The Brummies are the kind of band that have a little something for everyone; they seamlessly blend indie and classic rock, funk and disco for a 360 degree experience that is sure to keep fans dancing at the bar, at their shows, and even at home in the basement these days. Their new album Automatic World arrives today, via Sandbox Entertainment, with a full scope of love, sunshine, fear for tomorrow, and the entire range of emotions. The record explores all things past and present diving into the theme of déjà vu. Automatic World will be available on vinyl Dec 18.
"Déjà vu, futures, past, all of that comes together in this record in a musical way," shares vocalist and multi-tool musician Jacob Bryant. "There are future sounds, but they are mixed with the old. Eternal Reach [The Brummies’ full-length debut] was all about recording to tape and capturing the vintage vibe. We recorded a lot of this the same way, but we expanded it sonically — there are a lot more synthesizers and production."
"When we started recording these songs, we were all on the same page, with everyone focused on the grooves that moved us. We locked into that," says singer and multi-instrumentalist John Davidson.
"We all wanted to expand and do different things," says percussionist and background vocalist Trevor Davis, "We didn't make the same record twice."
Tracks on Automatic World like the ethereal "Fever Dream," the vibey "After Midnight," and the searching "Cherry Blossom" resonate with a crisp and effortless freshness, the result of three players in possession of an almost telekinetic musical shorthand. In the studio or in the writing room, The Brummies (who wrote or co-wrote every track on the project) don't try; they just do.
"Have we been here before?/Because we're talking without speaking," they harmonize in the New Wave-y "Been Here Before," a song whose message sums up the inherent chemistry of the core bandmates.
In "After Midnight," The Brummies — originally from Birmingham, Alabama, their name is U.K. slang for a resident of Birmingham — revel in what they call "dark disco."
"Call Me," a pleading offer of help to a friend, came out of another spontaneous jam session, with the members each picking up a different instrument. Its intro and lyrics call to mind Eternal Reach's "Drive Away," the band's celebrated collaboration with Kacey Musgraves. "It started off with Jacob on the drums and this piano pad thing," John recalls. "Each song has a different process in how it evolves, and that one went through many different steps."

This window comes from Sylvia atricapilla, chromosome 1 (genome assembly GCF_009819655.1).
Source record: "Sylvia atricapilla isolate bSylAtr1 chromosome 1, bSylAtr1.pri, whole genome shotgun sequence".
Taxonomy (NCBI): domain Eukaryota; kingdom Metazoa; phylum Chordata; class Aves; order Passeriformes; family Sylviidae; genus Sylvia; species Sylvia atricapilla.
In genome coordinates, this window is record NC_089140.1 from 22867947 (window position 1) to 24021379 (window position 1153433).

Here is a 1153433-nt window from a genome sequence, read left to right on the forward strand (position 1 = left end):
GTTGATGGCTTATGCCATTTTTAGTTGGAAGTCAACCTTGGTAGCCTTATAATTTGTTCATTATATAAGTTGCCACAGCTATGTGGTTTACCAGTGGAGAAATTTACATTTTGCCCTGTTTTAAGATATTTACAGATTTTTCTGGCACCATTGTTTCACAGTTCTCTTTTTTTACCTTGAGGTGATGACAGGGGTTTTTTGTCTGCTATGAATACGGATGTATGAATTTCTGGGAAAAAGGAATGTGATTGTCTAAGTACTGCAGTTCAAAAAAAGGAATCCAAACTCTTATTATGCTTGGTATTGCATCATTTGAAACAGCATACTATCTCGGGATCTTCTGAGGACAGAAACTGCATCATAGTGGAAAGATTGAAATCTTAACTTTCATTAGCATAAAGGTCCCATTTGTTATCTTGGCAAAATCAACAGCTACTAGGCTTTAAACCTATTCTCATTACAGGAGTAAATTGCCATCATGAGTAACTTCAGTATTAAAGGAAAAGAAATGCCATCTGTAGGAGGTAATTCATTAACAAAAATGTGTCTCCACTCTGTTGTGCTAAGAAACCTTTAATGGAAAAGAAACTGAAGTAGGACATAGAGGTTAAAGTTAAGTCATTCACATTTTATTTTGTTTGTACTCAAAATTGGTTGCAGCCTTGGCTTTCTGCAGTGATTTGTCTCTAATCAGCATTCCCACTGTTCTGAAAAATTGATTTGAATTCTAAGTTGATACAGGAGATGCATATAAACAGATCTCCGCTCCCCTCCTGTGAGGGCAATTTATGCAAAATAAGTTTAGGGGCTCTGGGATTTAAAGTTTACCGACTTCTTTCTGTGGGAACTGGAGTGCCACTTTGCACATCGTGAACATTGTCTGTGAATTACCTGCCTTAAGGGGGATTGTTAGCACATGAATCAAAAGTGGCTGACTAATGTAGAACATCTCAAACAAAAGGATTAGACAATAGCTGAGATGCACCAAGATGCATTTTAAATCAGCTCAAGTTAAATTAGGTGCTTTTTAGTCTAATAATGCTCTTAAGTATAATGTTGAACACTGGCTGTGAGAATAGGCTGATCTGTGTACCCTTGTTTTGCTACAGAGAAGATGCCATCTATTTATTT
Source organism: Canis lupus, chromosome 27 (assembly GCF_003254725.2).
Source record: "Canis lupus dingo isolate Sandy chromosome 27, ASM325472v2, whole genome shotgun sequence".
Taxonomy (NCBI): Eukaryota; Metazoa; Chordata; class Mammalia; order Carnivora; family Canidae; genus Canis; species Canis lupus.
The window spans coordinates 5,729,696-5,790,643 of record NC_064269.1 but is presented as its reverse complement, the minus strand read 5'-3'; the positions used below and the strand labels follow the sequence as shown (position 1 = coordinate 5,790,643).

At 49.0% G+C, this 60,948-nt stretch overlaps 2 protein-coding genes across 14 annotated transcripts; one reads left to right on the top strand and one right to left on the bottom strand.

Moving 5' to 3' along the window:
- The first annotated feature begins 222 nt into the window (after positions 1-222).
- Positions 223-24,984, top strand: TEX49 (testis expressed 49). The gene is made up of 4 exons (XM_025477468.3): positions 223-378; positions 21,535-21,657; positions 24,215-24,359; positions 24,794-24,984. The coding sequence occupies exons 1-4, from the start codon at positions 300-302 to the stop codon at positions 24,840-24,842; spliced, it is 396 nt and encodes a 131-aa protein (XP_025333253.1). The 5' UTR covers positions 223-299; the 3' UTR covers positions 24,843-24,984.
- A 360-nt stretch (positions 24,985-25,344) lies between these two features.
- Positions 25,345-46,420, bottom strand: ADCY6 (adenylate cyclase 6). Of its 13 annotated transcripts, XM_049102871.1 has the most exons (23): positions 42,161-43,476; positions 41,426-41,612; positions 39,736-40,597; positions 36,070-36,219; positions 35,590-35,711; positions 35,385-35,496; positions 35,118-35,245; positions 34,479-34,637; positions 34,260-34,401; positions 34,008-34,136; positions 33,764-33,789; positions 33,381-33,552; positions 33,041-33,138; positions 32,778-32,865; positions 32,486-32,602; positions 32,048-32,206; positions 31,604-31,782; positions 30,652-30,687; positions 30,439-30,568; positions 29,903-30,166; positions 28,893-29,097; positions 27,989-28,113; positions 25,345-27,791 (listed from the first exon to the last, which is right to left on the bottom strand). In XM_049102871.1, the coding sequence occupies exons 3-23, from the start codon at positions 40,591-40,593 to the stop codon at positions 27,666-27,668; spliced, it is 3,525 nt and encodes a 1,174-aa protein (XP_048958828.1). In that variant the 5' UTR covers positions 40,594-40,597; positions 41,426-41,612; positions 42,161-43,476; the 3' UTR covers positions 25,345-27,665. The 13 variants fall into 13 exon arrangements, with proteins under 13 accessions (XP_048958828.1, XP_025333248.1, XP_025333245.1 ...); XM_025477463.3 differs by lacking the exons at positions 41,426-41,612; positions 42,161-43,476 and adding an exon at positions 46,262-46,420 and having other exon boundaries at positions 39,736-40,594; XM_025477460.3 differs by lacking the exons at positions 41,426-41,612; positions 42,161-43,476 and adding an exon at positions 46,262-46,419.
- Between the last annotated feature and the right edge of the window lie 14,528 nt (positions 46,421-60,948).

Sometimes inspiration would hit them square in the head. After being awoken every morning by sunlight creeping through a crack in his blinds, Jacob sat down and wrote the funky "Sunshine." Ebullient, joyful, and full of hope, it owes a debt to late soul singer Bill Withers. "He definitely inspired the beat to that song," John says.
Still other sounds on the project appeared as happy accidents. While Jacob was working on the harmony-rich relationship tune "Tomorrow," his guitar amp failed and began to emit a single droning note. He loved it and incorporated it into the track. "It's a sad song that we made into a love song," he says.
Produced by The Brummies along with Jarrad Kritzstein (Ruston Kelly) and Austin Jenkins (Leon Bridges), Automatic World exists in those atmospheric notes that seem to soundtrack our subconscious. There are rhythmic guitar riffs straight out of the Seventies, hypnotic Moog passages that evoke the electronica of Giorgio Moroder, and even the bright tones of soul music.
Atwood Magazine said of the album “The sheer scope of their creative visions for ‘Automatic World’ come through when listening to the record, which truly feels as if you’re listening to something purely brand new and undiluted, regardless of whether it’s the first listen or the tenth listen.”
Listeners can stay connected with The Brummies by following them on Instagram and Facebook @thebrummies, and @the_brummies on Twitter. For more info visit thebrummies.com.
Till It Happens
Who Should I Be
Been Here Before